encouraged to join a professional association as a student member in their
second year. Cost (not included as tuition or fee) typically ranges from $45 -
$90, depending on the professional organization.
Need help paying
Graduates of this program seek employment at physician practices, health clinics, urgent care centers, skilled nursing facilities and hospitals. Non-traditional settings such as federal, state and local government agencies, insurance companies and consulting companies provide other employment opportunities.
With the demand for health services increasing as the population ages, the U.S. Bureau of Labor Statistics is predicting much faster than average job growth for Medical Records and Health Information Technicians through 2026, making job prospects in this field very favorable.
Carroll’s HIT program is a career program rather than a transfer program. Specialized HIT courses provide students with very specific skill sets in anticipation of employment. These courses may not be transferable.
Graduates looking to pursue a bachelor’s degree might consider options such as a 4-year degree program in a health-related area such as health systems management or health care administration to move forward in their career.
Carroll has transfer agreements with virtually every public college and university in Maryland, as well as many other schools in Maryland and across the country. Learn more about transferring your courses to a different institution or explore Transfer Agreements by area of study.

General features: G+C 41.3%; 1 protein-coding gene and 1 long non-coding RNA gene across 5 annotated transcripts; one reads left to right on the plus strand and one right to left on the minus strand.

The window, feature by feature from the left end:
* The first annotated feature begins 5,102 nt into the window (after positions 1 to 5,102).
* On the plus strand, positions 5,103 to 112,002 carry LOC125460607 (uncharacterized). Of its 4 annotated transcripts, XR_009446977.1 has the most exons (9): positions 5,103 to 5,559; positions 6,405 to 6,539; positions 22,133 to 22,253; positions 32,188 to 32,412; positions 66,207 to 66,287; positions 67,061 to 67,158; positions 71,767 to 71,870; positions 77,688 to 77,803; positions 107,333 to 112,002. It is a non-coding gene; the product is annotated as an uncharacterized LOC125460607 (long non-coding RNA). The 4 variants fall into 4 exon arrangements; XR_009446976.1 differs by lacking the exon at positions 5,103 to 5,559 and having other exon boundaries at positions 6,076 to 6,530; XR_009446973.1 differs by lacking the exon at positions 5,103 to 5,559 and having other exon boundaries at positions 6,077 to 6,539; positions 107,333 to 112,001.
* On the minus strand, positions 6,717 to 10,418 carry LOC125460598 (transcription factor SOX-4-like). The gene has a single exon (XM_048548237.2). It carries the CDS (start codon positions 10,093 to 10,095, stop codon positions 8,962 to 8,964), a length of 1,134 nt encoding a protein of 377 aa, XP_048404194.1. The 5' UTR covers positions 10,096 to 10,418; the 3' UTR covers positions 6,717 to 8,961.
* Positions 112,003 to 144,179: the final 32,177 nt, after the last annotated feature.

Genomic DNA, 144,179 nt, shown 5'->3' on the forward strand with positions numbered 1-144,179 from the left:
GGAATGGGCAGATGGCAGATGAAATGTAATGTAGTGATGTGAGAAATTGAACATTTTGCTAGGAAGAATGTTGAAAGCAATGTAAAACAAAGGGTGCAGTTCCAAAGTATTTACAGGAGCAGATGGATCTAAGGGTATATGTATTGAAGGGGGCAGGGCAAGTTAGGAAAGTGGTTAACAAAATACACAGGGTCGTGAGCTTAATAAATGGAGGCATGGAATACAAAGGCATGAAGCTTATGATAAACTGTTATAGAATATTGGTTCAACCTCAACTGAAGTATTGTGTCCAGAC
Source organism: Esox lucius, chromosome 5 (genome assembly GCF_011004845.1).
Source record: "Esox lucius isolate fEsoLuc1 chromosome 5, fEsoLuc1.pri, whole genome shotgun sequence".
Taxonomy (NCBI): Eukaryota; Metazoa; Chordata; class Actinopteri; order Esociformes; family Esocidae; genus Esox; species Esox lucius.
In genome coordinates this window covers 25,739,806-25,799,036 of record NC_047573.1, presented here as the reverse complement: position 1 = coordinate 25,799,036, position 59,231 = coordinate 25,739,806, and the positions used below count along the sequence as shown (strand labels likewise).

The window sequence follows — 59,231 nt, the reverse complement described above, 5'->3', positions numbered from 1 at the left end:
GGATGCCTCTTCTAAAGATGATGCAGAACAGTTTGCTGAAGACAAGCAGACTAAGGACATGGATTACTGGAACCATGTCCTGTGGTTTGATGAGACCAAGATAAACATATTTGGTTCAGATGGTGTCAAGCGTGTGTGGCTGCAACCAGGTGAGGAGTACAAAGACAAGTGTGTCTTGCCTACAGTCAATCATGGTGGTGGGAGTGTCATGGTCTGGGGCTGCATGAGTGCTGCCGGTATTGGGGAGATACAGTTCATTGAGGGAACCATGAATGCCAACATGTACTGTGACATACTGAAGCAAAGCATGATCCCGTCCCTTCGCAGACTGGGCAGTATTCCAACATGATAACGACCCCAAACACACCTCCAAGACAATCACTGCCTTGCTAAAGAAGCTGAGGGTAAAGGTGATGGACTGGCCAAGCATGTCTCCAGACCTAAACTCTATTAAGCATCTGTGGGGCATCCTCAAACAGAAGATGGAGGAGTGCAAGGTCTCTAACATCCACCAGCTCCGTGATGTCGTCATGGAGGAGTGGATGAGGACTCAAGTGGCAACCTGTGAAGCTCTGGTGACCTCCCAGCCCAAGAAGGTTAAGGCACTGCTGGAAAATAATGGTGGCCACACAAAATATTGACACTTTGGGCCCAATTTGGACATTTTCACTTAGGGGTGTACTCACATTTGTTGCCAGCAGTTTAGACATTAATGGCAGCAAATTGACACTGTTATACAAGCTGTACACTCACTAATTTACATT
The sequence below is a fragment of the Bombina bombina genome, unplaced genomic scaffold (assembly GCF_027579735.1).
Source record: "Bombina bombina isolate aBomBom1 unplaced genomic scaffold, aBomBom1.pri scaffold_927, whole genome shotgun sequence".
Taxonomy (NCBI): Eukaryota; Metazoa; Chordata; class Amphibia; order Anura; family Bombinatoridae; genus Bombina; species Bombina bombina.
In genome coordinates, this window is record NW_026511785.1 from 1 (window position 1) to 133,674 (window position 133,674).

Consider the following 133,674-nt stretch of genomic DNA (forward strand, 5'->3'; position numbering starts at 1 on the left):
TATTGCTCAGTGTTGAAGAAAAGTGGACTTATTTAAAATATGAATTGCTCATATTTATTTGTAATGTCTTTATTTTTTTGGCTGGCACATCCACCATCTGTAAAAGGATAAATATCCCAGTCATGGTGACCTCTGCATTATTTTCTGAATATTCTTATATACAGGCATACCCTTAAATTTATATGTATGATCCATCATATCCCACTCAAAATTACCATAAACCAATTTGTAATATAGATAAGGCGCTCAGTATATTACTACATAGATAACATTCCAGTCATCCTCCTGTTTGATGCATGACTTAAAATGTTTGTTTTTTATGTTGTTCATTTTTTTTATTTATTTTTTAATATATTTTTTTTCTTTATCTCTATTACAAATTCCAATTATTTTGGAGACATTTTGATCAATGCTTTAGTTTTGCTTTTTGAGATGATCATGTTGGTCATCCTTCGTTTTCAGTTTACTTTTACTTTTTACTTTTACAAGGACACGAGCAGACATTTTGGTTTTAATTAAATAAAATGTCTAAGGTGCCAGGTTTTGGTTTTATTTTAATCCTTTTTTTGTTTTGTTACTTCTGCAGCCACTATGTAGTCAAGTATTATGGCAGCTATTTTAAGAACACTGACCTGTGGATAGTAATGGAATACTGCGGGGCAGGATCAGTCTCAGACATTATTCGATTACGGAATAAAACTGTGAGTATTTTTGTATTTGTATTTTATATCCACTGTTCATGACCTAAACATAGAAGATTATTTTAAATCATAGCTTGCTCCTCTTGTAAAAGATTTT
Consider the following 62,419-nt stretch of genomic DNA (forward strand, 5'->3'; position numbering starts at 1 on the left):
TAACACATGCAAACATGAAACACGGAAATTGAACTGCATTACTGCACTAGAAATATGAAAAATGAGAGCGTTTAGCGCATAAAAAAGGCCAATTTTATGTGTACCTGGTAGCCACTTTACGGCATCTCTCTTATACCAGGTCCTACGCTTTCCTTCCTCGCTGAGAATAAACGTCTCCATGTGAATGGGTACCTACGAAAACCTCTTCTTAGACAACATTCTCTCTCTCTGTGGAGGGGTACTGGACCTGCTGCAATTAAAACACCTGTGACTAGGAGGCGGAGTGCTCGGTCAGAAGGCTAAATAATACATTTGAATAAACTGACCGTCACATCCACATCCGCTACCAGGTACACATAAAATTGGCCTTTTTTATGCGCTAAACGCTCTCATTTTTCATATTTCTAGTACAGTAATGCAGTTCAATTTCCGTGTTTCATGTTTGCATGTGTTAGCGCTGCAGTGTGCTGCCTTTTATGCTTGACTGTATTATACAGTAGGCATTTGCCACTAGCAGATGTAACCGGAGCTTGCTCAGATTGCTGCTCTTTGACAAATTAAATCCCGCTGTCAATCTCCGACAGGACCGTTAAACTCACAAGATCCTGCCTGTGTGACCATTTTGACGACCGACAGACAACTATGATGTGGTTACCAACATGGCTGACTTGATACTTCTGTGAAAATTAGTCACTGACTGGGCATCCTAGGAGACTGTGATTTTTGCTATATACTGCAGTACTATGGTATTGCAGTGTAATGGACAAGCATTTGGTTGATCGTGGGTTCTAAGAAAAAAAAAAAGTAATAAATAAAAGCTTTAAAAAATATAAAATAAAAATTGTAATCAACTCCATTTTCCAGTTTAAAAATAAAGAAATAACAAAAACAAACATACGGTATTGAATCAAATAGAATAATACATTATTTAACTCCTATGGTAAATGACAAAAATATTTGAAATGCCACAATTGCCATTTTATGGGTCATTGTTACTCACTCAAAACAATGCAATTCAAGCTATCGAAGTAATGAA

Carroll’s HIT program is also a 2-year degree program, it does not have the
designation required by AHIMA for RHIT exam eligibility. Our graduates are
eligible to sit for coding certification exams such as CCA or CPC.
certification exams are typically taken after graduation and are not included
in the cost of the program. Employers may require a coding certification, so
students are encouraged to sit for a coding certification exam soon after
Yes. Carroll does
offer college credit for some national coding certifications held in
combination with on-the-job coding experience. Number of credit hours granted are
based on a review of verifiable certification and work experience by the
organizations may have a work-from-home or “remote” option for staff in certain
positions such as coding. However, new graduates should expect to work onsite
for a period of time outlined by the employer. New hires are required to meet or
exceed quality and productivity standards before being allowed to work remotely.
The Associate of Applied Science in Health
Information Technology prepares students for employment as health information
technicians in hospitals, ambulatory surgery facilities, physician offices, and
other organizations which create and/or evaluate health records. Early
coursework focusses students’ learning on fundamentals: medical terminology,
human body and disease, and basic inpatient and outpatient coding. Advanced
courses build on basic skills, offering more comprehensive coding training and
practice with other competencies such as claims processing and use of
electronic health records. Students complete the program with a professional
practice that includes a final coding experience and career-focused activities
to help jump-start entry into the workplace and a new career.
completion of the program, students will be able to: